The PlayBook is built on the QNX microkernel, the same kernel that powers things like car infotainment, Cisco routers, medical apparatuses (not apparatii), nuclear plants, and other such minutiae. RIM is planning on deploying this kernel to its future Blackberry products as well and is planning on giving them seamless integration capabilities with said devices (remember kids, don’t text while operating a nuclear power plant). The big picture about QNX is that RIM has tailored its development environment to be very similar to that of Android. Remember those reports about the PlayBook possibly running Android apps? Android developers can choose to either easily rewrite their apps for the PlayBook or they can use the supposed built in emulator that will do that for them on the fly. As they say in France, this is “mucho bueno.”
OK, RIM is taking third party development seriously now, but where does this leave its enterprise solutions? The article states that when you mention “enterprise solutions” to a RIM exec today, bricks are shat (their words, not ours. Enterprise solutions, that is, not the shitting of bricks). Business software company SAP has already grabbed up 3,500 iPads and is telling its 100,000 corporate customers to ditch Blackberry completely. It has developed a system called Afaria which lets the iPhone, the iPad, and Android devices from Samsung to seamlessly integrate with one another and to play nice in a completely secure environment. This not only further dwarfs the might of RIM’s enterprise solutions but it encourages companies to invest in whatever smartphone or tablet they want with little fear that they will be locked into a certain brand or device. And in today’s global business environment, flexibility is of great importance (I know you probably figured that out on your own, but I like being a pompous ass).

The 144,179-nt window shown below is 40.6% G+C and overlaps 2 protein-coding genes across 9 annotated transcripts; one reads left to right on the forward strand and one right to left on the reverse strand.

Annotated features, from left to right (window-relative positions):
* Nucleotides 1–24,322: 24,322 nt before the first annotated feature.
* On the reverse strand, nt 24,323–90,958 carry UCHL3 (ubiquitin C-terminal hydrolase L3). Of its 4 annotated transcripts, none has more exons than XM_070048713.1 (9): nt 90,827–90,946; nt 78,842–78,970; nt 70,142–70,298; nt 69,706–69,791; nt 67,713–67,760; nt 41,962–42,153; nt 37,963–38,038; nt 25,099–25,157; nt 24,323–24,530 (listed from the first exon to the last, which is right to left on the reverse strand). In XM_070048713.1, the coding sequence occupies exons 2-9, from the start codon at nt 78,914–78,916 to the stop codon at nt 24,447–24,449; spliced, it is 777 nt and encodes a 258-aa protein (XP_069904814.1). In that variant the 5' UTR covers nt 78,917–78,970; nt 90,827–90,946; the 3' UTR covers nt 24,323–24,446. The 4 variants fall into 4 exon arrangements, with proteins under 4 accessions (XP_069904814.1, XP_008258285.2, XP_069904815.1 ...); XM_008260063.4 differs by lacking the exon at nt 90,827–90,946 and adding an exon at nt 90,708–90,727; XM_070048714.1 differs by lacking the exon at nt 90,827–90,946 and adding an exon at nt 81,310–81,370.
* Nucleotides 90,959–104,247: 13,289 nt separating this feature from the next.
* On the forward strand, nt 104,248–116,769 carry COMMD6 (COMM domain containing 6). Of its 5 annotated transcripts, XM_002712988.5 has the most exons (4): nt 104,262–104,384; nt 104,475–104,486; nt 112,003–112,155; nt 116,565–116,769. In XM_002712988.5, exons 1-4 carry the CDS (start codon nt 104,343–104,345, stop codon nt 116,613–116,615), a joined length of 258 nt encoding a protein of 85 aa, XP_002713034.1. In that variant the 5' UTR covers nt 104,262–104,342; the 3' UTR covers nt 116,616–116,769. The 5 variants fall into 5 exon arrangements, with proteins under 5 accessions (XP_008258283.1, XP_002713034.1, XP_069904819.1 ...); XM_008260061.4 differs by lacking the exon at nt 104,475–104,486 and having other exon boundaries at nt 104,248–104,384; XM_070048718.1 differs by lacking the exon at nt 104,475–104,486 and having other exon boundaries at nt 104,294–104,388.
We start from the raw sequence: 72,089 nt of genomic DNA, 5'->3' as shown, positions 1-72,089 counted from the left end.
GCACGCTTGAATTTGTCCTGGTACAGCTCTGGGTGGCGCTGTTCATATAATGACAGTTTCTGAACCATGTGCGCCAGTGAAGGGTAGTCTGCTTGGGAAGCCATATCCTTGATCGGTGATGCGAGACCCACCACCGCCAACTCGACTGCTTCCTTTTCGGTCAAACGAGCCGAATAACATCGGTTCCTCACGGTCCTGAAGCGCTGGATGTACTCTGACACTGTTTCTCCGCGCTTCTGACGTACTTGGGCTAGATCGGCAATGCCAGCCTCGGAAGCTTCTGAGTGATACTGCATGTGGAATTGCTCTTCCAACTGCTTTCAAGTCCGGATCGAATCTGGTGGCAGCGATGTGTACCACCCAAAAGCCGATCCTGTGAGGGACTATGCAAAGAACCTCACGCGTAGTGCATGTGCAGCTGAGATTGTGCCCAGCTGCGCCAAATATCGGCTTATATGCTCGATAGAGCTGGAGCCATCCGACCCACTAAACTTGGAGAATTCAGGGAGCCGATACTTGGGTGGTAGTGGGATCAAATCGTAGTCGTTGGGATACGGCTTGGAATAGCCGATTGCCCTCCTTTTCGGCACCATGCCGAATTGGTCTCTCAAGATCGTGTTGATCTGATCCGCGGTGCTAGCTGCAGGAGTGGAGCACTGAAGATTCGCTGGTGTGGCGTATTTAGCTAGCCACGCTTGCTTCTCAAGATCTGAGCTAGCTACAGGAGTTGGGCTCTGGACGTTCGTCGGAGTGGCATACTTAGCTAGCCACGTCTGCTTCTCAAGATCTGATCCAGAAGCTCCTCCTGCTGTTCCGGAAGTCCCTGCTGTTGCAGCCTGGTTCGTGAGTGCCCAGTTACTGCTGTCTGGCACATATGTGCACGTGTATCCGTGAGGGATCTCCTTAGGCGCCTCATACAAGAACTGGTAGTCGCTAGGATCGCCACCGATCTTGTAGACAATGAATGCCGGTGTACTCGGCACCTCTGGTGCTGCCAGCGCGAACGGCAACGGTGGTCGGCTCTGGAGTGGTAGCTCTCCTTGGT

So RIM, Y U NO BANKRUPT YET? You can thank the world for that. Although RIM is under fire here in North America, its market share is growing tremendously everywhere else because of Blackberry’s Enterprise Server. It is estimated that RIM raked in $35 billion in handset sales in North America during 2010 but the rest of the world ponied up $135 billion. In emerging markets where monthly income is either equivalent to or a fraction of what an average worker makes in a week here, people can’t afford shiny smartphones with unlimited data plans. However, there is a growing necessity to be connected via the internet. RIM’s Enterprise Server can stomp down email to one-fifth of its original size and can reduce usage bandwidth to two-thirds of what it would be without the Enterprise Server. And since Blackberry Messenger is free this is a huge factor of attraction to those who rely on low cost and prepaid wireless solutions in their respective homelands.
So there you have it, a glimpse at the past, present, and future of Research In Motion and the Blackberry. Of course if you want to read the full Reuters article feel free to hit the source link. You’ll be disappointed at the lack of awesome it can provide you compared to our analysis of the same article. What’s that? Everyone else is reading that article? Well in the words of Mike Lazaridis:
Just because the rest of the world wants to go one way doesn’t mean it’s the right way and we will continue to chart our own course. Don’t let the hype cloud the truth.